whogasak47
04-07-2008, 01:38
Here is a nice list to read

http://www.motorcyclistonline.com/howto/122_0608_50_ways/index.html

Good Luck and Ride Safe

fnfalman
04-07-2008, 11:08
Seems like one of the biggest things to get used to is just the weight of the bike. To that end I've been spending time just getting used to it, tipping the bike from side to side, seeing how to best shift my weight to bring it back up. I've been driving a manual transmission for 17 years and I'm pretty good on a bicycle so I think I "get it" about leaning, not leaning when turning slow, etc.

I'm pretty confident in my abilities but I'm also smart enough to listen to those with experience! Help a new rider stay up!

Thanks!
-Stooxie

Unless you have superhuman strength, even a "light" bike as a Ninja 650 will tip over beyond recovery after leaning over past a certain point.

BTW, it sounds like you REALLY need to take the course before riding any more. You don't turn a bike by "leaning". You turn the bike by countersteering. Leaning does nothing except changing the center of gravity of the bike and aids in turning, but the act of leaning itself will not make the bike turn.

stooxie
04-07-2008, 12:25
Unless you have superhuman strength, even a "light" bike as a Ninja 650 will tip over beyond recovery after leaning over past a certain point.

BTW, it sounds like you REALLY need to take the course before riding any more. You don't turn a bike by "leaning". You turn the bike by countersteering. Leaning does nothing except changing the center of gravity of the bike and aids in turning, but the act of leaning itself will not make the bike turn.

Right, I understand that simply leaning by itself won't do anything. I can ride a bicycle. ;)

That said, I appreciate your advice. The course should be good, it included all equipment and THEIR bikes! About 20 hours including riding.

-Stooxie

JimK
04-07-2008, 13:41
I highly suggest taking the MSF course . Even riders that have been riding for years will get something out of it. Here in Indiana it cost me $80 and about 2 days of my time . I had ridden for a few years before I ever took it and learned several new things . Also most any insurance company will give you a break on insurance with a MSF course completion . Also , A completed MSF course here will let you bypass a riding test at the DMV for the motorcycle endorsement on your liscense. #1 cause of accidents with another vehicle is people not seeing you and turning left in front of you, don`t take it for granted you are seen .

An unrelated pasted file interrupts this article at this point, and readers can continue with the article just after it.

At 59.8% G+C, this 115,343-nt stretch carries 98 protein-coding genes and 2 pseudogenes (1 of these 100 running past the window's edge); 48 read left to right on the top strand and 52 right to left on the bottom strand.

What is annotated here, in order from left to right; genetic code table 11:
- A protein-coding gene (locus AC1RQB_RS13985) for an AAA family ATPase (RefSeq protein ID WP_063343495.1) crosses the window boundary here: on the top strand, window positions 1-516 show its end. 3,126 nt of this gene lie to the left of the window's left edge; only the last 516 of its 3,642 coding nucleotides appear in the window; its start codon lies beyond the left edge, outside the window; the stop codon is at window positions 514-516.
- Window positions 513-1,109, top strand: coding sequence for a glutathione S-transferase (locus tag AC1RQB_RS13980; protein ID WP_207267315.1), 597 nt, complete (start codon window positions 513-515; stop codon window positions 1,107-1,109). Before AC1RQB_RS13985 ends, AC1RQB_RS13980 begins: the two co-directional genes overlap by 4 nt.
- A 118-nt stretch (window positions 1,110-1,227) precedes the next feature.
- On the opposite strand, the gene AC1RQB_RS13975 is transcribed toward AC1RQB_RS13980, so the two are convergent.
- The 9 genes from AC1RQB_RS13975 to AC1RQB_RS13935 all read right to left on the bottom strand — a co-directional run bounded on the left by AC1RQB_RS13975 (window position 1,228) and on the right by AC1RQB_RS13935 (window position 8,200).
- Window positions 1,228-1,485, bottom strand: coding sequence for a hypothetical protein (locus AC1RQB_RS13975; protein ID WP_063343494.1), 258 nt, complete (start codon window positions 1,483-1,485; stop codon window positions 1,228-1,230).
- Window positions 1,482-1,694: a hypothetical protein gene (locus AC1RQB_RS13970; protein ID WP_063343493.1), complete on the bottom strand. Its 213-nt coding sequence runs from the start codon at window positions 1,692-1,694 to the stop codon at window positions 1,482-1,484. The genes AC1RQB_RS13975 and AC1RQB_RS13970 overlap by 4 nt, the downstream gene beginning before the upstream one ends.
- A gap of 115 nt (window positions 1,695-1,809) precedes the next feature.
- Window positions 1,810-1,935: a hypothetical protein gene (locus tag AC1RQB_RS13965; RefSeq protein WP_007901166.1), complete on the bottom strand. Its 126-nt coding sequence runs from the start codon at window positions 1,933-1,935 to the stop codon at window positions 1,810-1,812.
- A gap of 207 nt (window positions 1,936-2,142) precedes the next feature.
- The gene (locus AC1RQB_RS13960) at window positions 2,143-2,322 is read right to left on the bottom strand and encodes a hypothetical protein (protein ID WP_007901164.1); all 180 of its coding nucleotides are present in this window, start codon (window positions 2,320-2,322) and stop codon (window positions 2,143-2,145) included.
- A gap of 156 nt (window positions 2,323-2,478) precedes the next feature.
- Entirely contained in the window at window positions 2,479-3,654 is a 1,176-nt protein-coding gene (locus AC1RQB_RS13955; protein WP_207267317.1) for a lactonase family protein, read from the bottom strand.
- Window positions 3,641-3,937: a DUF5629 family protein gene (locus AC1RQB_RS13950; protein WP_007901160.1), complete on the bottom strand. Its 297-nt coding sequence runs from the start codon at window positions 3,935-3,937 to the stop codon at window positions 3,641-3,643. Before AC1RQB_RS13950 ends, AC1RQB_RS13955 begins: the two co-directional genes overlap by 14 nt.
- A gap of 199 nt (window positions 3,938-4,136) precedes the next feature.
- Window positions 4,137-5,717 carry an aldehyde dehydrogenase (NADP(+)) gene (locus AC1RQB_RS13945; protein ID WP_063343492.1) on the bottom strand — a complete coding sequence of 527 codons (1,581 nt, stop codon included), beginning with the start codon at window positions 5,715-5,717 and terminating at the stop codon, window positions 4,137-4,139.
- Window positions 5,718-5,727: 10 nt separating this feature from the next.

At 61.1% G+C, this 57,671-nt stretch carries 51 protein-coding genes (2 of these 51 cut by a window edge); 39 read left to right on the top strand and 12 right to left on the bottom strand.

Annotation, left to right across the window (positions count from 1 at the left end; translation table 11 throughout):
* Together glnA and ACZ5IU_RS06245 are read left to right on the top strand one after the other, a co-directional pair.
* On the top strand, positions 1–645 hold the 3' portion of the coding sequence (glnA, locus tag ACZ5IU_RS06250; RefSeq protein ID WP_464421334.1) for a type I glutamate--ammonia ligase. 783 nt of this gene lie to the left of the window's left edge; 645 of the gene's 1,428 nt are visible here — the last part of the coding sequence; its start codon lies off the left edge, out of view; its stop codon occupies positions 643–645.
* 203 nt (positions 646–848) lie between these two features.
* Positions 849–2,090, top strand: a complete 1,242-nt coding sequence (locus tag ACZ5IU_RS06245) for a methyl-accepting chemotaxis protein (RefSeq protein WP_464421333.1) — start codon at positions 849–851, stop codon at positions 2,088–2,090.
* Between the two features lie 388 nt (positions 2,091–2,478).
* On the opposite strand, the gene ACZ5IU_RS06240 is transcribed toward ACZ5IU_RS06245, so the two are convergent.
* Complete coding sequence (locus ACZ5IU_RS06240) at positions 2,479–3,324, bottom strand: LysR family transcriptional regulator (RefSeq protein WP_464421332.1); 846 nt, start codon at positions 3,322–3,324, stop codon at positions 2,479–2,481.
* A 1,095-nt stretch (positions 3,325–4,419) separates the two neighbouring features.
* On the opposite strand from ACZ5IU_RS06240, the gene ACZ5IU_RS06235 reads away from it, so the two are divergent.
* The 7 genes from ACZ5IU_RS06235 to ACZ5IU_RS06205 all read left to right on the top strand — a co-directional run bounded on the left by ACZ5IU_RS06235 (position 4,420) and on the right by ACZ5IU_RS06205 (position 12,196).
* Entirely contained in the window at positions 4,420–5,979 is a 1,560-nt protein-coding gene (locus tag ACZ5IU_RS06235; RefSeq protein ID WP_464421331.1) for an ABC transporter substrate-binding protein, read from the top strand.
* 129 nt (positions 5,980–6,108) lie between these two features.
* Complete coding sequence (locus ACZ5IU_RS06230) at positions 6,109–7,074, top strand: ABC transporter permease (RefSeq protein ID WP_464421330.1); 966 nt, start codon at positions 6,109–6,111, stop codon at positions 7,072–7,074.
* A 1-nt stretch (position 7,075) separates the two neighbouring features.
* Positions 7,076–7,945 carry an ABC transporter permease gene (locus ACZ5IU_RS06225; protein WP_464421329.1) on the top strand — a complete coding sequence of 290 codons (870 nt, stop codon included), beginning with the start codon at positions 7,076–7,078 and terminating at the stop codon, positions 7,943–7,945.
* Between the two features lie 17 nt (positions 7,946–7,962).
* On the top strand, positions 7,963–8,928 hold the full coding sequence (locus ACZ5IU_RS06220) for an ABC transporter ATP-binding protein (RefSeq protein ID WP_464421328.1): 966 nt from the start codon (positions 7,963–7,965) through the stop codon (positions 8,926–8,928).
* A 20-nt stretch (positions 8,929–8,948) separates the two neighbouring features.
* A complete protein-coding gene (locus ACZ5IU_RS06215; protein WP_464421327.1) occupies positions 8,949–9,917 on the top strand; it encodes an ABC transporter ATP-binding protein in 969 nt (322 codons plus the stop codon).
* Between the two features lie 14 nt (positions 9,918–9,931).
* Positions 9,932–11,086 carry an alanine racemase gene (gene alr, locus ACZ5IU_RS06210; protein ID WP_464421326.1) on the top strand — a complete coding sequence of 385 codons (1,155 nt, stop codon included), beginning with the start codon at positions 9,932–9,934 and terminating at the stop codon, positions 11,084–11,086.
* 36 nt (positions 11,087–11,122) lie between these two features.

Halojumper
04-07-2008, 21:39
One suggestion MSF. From there you'll know what the next step is for you.

ndbullet500
04-08-2008, 02:01
My suggestion is to not become complacent. I rode in dirt...and slick red Carolina clay....for many years, but only started riding on the street about 5-6 years ago. I'm pretty safety conscious, but to be honest there was always that little voice in the back of my mind that said I could avoid almost any collision that was not of my own making. I knew it was not true intellectually, but I still felt like accidents happen to the other guy. One day last summer, I realized that to everyone else, I AM THE OTHER GUY! And to me, YOU are the other guy.
http://i76.photobucket.com/albums/j12/connell10/PICT0894.jpg
http://i76.photobucket.com/albums/j12/connell10/PICT0849-1.jpg
http://i76.photobucket.com/albums/j12/connell10/hand_wrist_arth_01.jpg

Take the MSF course, read quality texts such as Proficient Motorcycling by David Hough, and wear quality protective gear. Don't become complacent and think you have it all figured out. And with a little luck, you can live long and prosper.
http://i76.photobucket.com/albums/j12/connell10/PICT1041-1.jpg

Oh, yeah...I approve of your choice in motorcycles. Don't be dumb and underestimate it. It is a docile machine, but that friendly nature can lull you into some high speeds on challenging roads.
http://i76.photobucket.com/albums/j12/connell10/650RXmas.jpg

StudParker
04-08-2008, 13:42
All of the above are good recommendations. To add to the list, one compulsive practice on the bike that has saved my bacon more than once is to ALWAYS HEAD CHECK! Any lane change, any merges, any exit/entrance ramps....AHC!! Your mirrors are good for a quick sit rep, but don't trust 'em...take a good look over your shoulder before making any move.


Have fun, stay safe, don't get behind the bike, and remember YOU ARE INVISIBLE.

G23.40
04-08-2008, 17:58
I just wanna add one thing, as a rider, keep this in mind, if you can't see the other driver in their mirrors, they can't see you, so position yourself to be seen but never let your guard down, keep enough room for maneuver just in case.

Ride safe and have fun.

jack19512
04-08-2008, 22:32
Probably just mentioning things already covered but I have been riding for around 38 years and here are some of the things that I have experienced.

1. Be careful with the front brake and where, when, and how hard you apply it, used in the wrong place and/or time will get you put down.